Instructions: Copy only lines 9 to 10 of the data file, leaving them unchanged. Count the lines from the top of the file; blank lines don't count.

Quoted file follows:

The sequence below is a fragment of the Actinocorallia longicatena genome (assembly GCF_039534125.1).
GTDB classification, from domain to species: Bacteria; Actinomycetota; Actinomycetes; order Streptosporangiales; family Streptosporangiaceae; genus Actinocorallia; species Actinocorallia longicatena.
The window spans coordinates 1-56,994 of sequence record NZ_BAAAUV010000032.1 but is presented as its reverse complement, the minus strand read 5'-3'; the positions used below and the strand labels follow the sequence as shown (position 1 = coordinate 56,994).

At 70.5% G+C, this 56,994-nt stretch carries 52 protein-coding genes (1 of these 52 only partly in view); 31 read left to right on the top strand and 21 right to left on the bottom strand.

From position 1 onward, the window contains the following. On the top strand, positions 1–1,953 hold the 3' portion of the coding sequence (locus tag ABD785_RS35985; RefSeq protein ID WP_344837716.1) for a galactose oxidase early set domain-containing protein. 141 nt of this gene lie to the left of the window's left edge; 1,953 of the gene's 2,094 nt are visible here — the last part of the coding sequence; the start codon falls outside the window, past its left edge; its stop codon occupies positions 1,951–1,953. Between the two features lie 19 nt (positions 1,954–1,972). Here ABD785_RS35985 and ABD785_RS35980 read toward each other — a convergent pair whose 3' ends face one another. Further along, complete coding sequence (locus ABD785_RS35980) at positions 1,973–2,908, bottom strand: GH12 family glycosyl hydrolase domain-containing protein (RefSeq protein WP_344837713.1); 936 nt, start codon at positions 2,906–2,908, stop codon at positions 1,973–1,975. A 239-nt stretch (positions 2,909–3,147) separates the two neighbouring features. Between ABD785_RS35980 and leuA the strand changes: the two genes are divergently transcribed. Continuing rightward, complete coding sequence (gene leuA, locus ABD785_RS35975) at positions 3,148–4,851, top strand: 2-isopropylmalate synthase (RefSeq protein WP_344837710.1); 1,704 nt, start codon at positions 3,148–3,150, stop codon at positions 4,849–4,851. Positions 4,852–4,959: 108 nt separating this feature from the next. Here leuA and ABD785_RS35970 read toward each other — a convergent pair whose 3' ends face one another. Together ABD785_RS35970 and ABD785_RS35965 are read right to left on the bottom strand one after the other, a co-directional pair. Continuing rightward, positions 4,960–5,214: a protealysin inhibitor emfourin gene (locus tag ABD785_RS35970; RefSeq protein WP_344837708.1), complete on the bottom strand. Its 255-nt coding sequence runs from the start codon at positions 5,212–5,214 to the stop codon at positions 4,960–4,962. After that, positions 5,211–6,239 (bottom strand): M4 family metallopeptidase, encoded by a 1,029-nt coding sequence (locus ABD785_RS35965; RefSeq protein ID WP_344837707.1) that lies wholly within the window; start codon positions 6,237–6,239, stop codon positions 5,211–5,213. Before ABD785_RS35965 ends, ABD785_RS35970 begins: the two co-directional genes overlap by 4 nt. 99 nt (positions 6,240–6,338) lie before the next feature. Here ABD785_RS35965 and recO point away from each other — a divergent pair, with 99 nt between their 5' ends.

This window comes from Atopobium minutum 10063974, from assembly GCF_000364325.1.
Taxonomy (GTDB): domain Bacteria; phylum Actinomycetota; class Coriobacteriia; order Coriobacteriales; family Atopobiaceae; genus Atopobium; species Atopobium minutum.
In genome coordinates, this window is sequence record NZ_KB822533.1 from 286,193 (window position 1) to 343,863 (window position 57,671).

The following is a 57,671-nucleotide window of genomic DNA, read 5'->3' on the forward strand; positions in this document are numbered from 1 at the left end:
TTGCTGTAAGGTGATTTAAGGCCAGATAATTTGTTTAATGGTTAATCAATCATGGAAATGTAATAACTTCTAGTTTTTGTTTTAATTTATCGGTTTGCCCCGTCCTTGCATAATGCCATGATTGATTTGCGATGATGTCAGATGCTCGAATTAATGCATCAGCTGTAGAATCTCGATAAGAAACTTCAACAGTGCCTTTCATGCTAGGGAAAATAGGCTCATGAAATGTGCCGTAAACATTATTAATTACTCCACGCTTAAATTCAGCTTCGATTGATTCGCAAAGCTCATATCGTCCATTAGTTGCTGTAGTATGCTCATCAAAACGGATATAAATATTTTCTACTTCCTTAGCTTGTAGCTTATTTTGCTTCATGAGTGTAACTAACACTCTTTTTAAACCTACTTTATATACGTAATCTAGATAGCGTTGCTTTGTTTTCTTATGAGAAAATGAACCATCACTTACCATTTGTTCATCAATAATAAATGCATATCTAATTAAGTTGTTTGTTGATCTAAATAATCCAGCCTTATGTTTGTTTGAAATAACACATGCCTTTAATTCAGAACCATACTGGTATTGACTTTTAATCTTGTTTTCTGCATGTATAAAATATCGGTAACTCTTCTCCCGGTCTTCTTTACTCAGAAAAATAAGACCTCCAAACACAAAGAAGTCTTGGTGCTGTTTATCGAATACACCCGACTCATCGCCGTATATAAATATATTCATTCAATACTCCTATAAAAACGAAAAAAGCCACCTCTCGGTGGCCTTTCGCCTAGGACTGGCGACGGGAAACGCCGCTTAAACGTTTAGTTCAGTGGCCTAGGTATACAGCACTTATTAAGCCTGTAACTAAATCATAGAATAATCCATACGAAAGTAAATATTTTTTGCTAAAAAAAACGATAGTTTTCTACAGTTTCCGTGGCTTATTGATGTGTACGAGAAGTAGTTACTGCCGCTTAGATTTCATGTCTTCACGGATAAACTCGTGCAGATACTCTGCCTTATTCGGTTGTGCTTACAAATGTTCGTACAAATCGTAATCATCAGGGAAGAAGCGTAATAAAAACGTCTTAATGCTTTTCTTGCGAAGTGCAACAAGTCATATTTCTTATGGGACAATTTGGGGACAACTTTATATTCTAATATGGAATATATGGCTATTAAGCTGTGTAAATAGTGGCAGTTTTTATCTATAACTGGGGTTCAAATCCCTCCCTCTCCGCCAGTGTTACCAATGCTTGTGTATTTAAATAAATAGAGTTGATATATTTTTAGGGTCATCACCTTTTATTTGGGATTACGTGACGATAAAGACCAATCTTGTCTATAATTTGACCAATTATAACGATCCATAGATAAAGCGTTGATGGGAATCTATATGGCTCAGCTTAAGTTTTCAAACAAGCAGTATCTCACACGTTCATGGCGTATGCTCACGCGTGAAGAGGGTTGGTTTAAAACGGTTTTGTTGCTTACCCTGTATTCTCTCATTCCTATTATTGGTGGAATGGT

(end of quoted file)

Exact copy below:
The following is a 57,671-nucleotide window of genomic DNA, read 5'->3' on the forward strand; positions in this document are numbered from 1 at the left end:
TTGCTGTAAGGTGATTTAAGGCCAGATAATTTGTTTAATGGTTAATCAATCATGGAAATGTAATAACTTCTAGTTTTTGTTTTAATTTATCGGTTTGCCCCGTCCTTGCATAATGCCATGATTGATTTGCGATGATGTCAGATGCTCGAATTAATGCATCAGCTGTAGAATCTCGATAAGAAACTTCAACAGTGCCTTTCATGCTAGGGAAAATAGGCTCATGAAATGTGCCGTAAACATTATTAATTACTCCACGCTTAAATTCAGCTTCGATTGATTCGCAAAGCTCATATCGTCCATTAGTTGCTGTAGTATGCTCATCAAAACGGATATAAATATTTTCTACTTCCTTAGCTTGTAGCTTATTTTGCTTCATGAGTGTAACTAACACTCTTTTTAAACCTACTTTATATACGTAATCTAGATAGCGTTGCTTTGTTTTCTTATGAGAAAATGAACCATCACTTACCATTTGTTCATCAATAATAAATGCATATCTAATTAAGTTGTTTGTTGATCTAAATAATCCAGCCTTATGTTTGTTTGAAATAACACATGCCTTTAATTCAGAACCATACTGGTATTGACTTTTAATCTTGTTTTCTGCATGTATAAAATATCGGTAACTCTTCTCCCGGTCTTCTTTACTCAGAAAAATAAGACCTCCAAACACAAAGAAGTCTTGGTGCTGTTTATCGAATACACCCGACTCATCGCCGTATATAAATATATTCATTCAATACTCCTATAAAAACGAAAAAAGCCACCTCTCGGTGGCCTTTCGCCTAGGACTGGCGACGGGAAACGCCGCTTAAACGTTTAGTTCAGTGGCCTAGGTATACAGCACTTATTAAGCCTGTAACTAAATCATAGAATAATCCATACGAAAGTAAATATTTTTTGCTAAAAAAAACGATAGTTTTCTACAGTTTCCGTGGCTTATTGATGTGTACGAGAAGTAGTTACTGCCGCTTAGATTTCATGTCTTCACGGATAAACTCGTGCAGATACTCTGCCTTATTCGGTTGTGCTTACAAATGTTCGTACAAATCGTAATCATCAGGGAAGAAGCGTAATAAAAACGTCTTAATGCTTTTCTTGCGAAGTGCAACAAGTCATATTTCTTATGGGACAATTTGGGGACAACTTTATATTCTAATATGGAATATATGGCTATTAAGCTGTGTAAATAGTGGCAGTTTTTATCTATAACTGGGGTTCAAATCCCTCCCTCTCCGCCAGTGTTACCAATGCTTGTGTATTTAAATAAATAGAGTTGATATATTTTTAGGGTCATCACCTTTTATTTGGGATTACGTGACGATAAAGACCAATCTTGTCTATAATTTGACCAATTATAACGATCCATAGATAAAGCGTTGATGGGAATCTATATGGCTCAGCTTAAGTTTTCAAACAAGCAGTATCTCACACGTTCATGGCGTATGCTCACGCGTGAAGAGGGTTGGTTTAAAACGGTTTTGTTGCTTACCCTGTATTCTCTCATTCCTATTATTGGTGGAATGGT